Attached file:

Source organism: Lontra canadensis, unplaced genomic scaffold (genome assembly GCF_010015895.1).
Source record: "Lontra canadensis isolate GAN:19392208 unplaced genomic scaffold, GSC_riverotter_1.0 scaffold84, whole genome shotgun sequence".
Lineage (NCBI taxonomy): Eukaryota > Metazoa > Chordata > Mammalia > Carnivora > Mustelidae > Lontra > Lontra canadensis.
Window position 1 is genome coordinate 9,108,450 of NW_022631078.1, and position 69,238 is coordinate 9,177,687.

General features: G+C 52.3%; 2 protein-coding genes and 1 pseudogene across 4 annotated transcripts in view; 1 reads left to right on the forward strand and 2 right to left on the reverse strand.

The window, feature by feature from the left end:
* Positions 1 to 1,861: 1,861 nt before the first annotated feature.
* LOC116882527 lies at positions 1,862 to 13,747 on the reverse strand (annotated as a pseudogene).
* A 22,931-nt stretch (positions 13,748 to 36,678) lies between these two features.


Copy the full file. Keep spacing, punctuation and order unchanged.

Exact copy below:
Source organism: Lontra canadensis, unplaced genomic scaffold (genome assembly GCF_010015895.1).
Source record: "Lontra canadensis isolate GAN:19392208 unplaced genomic scaffold, GSC_riverotter_1.0 scaffold84, whole genome shotgun sequence".
Lineage (NCBI taxonomy): Eukaryota > Metazoa > Chordata > Mammalia > Carnivora > Mustelidae > Lontra > Lontra canadensis.
Window position 1 is genome coordinate 9,108,450 of NW_022631078.1, and position 69,238 is coordinate 9,177,687.

General features: G+C 52.3%; 2 protein-coding genes and 1 pseudogene across 4 annotated transcripts in view; 1 reads left to right on the forward strand and 2 right to left on the reverse strand.

The window, feature by feature from the left end:
* Positions 1 to 1,861: 1,861 nt before the first annotated feature.
* LOC116882527 lies at positions 1,862 to 13,747 on the reverse strand (annotated as a pseudogene).
* A 22,931-nt stretch (positions 13,748 to 36,678) lies between these two features.